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Identification of Global Natural Disaster Risk Hotspots - Sri Lanka Case Study

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Concept Note


The Global Natural Disaster Risk Hotspots Project attempts to deepen the understanding of the risks posed by multiple natural hazards and vulnerabilities, potential for mitigation, response approaches that take into account interactions among different hazards and hazard vulnerabilities.

The Sri Lanka case study builds on and complements the global study and mapping process. It shall explore issues of comparisons of local and global scale, usability of local and global information at the appropriate scale and orientation of study outputs for local action. The case study will also explore the seasonality of disasters from a climatic perspective.

What has already been done

IRI is currently engaged in Sri Lanka in areas of climatic predictions, water resource management, health, environment and capacity building. ( The Disaster Hotspots case study will draw on this expertise and contribute to the disaster management area.

Drought is the most significant natural hazard for Sri Lanka. In addition, there is flood, landslide and cyclone risk. The risk of volcano activity and earthquakes are negligible. From an initial review, there appears to be no substantive work on drought risk. There are some published works on natural disasters; they tend to be studies based on a specific hazard rather than a multi-hazard and without a significant input on vulnerability assessments. The majority of hazards arise out of hydro-climatic variability. However, the role of hydro-climate has not been adequately reflected in the published work.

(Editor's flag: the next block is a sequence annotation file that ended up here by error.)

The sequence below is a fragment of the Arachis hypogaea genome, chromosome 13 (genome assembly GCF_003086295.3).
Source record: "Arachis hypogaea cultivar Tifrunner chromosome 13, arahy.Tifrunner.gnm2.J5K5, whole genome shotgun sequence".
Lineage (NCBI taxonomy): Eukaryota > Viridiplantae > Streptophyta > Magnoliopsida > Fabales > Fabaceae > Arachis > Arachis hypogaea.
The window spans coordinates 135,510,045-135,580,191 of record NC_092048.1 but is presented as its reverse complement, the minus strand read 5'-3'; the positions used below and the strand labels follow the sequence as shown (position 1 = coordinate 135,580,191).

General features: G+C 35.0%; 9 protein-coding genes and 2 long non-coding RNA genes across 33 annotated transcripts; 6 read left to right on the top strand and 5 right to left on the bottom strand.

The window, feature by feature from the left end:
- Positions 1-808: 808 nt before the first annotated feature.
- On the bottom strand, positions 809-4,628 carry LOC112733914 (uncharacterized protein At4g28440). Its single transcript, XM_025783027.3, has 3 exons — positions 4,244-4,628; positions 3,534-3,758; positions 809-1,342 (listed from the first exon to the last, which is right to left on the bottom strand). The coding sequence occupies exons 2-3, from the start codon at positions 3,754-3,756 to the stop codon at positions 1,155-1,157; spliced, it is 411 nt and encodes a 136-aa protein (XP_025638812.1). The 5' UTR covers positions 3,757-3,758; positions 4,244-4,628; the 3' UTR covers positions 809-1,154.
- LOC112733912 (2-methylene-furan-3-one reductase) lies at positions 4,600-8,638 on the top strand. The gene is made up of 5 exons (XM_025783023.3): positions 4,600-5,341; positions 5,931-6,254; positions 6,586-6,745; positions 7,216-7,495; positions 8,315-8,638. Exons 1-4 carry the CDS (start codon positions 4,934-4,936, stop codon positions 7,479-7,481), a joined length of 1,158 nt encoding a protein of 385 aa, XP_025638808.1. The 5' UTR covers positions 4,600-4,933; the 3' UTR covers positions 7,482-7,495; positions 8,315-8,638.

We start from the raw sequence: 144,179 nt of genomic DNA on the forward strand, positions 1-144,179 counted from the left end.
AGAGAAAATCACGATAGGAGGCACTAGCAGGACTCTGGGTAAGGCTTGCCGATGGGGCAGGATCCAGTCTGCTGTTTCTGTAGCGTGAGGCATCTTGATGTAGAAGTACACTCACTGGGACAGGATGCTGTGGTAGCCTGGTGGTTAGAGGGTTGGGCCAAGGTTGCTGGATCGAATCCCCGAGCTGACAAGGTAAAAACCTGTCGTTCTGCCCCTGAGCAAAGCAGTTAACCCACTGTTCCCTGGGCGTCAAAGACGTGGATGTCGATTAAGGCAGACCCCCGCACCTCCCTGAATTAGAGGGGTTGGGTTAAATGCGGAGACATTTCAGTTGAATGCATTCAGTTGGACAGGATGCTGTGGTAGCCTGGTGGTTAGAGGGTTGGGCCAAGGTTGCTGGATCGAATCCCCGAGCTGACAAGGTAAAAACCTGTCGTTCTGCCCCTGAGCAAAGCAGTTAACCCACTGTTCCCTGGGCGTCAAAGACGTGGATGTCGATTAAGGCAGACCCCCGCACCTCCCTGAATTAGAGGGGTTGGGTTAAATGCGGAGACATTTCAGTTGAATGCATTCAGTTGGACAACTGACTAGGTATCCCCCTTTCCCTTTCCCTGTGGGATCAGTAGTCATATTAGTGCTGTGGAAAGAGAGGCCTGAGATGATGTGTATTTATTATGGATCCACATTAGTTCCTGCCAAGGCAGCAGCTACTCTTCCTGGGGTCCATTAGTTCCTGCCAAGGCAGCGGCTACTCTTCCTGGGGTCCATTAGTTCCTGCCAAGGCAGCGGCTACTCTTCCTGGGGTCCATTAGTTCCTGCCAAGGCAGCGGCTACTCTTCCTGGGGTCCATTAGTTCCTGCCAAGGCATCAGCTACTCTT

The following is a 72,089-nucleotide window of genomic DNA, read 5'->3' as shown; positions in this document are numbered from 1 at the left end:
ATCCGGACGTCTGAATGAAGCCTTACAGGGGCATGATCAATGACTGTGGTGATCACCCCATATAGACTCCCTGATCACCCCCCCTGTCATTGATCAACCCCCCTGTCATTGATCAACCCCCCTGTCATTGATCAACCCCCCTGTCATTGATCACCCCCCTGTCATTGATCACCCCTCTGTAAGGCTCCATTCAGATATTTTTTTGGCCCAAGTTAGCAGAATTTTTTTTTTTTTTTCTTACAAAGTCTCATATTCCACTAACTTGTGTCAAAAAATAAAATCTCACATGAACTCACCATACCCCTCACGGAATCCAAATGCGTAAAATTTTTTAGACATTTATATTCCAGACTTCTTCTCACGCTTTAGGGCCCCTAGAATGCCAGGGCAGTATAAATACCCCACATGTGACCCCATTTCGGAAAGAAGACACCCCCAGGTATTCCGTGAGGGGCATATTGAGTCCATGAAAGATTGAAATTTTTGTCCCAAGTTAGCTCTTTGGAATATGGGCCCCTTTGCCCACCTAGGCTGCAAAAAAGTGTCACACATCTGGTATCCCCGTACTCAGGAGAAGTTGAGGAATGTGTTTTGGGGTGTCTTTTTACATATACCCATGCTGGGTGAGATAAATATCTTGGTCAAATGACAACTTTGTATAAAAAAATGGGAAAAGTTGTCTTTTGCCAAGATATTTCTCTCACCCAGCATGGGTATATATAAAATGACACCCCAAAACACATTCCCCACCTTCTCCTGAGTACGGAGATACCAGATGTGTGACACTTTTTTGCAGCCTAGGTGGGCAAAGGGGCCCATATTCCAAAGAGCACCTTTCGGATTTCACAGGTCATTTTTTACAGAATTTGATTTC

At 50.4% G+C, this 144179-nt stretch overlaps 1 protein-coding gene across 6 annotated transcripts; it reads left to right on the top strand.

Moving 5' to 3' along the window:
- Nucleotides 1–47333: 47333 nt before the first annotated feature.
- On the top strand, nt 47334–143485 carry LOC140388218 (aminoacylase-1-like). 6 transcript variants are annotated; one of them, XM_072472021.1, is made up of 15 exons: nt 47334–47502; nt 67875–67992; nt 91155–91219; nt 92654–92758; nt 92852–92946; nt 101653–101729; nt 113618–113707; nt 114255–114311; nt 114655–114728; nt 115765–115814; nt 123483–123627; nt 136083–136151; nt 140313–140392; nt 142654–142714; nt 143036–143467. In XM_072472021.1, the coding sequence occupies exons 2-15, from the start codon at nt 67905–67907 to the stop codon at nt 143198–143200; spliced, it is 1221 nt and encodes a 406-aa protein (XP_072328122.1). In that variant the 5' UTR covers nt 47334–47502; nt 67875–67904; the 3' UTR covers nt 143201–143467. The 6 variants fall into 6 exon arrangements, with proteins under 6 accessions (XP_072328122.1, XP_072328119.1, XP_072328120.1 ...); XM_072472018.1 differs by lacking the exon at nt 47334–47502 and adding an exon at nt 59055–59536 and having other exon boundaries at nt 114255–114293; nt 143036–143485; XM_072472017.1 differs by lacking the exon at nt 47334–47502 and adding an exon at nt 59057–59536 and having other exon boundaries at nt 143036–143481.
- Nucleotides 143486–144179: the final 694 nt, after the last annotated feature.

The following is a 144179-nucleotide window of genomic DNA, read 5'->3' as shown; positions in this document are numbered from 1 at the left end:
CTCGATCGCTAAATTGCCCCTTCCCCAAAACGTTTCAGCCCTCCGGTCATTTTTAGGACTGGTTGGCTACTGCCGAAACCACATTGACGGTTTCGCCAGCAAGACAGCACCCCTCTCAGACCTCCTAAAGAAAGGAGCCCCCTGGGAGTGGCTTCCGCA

The goal of the case study is to develop integrated natural disaster risk maps for Sri Lanka and support planning for damage mitigation as well as relief measures.


  • Collate and distill data sources, literature and research work related to hazards and natural disasters of Sri Lanka
  • Develop high resolution hazard maps
  • Develop vulnerability maps building on previously published work
  • Develop Natural Disaster Risk maps
  • Initiate contacts with Disaster Management Agencies in Sri Lanka


The project team will use a wide spectrum of data available on natural hazards, climate and socio-economic data. The primary sources of data include
  • Very dense hydro-climatic data network spread across the country
  • Sub-national socio-economic data from the Department of Census and Statistics
  • Statistics of natural disasters and damages to life and property from the Department of Social Services
  • IRI Data Library
  • Remotely sensed data (vegetation, soil moisture)
  • Global disaster data sets


  • Quality control of data
  • Construction of gridded hydro-climate data
  • Development of high-resolution drought maps
  • Mapping flood hazard
  • Mapping landslide hazard
  • Mapping cyclone hazard
  • Mapping vulnerability to specific and multiple hazards
  • Building disaster risk maps
  • Initiating ground level contacts
  • Publication of end-products through website and presentation material


At the conclusion of the case study, the project team will make the following output available to the public, primarily through the website.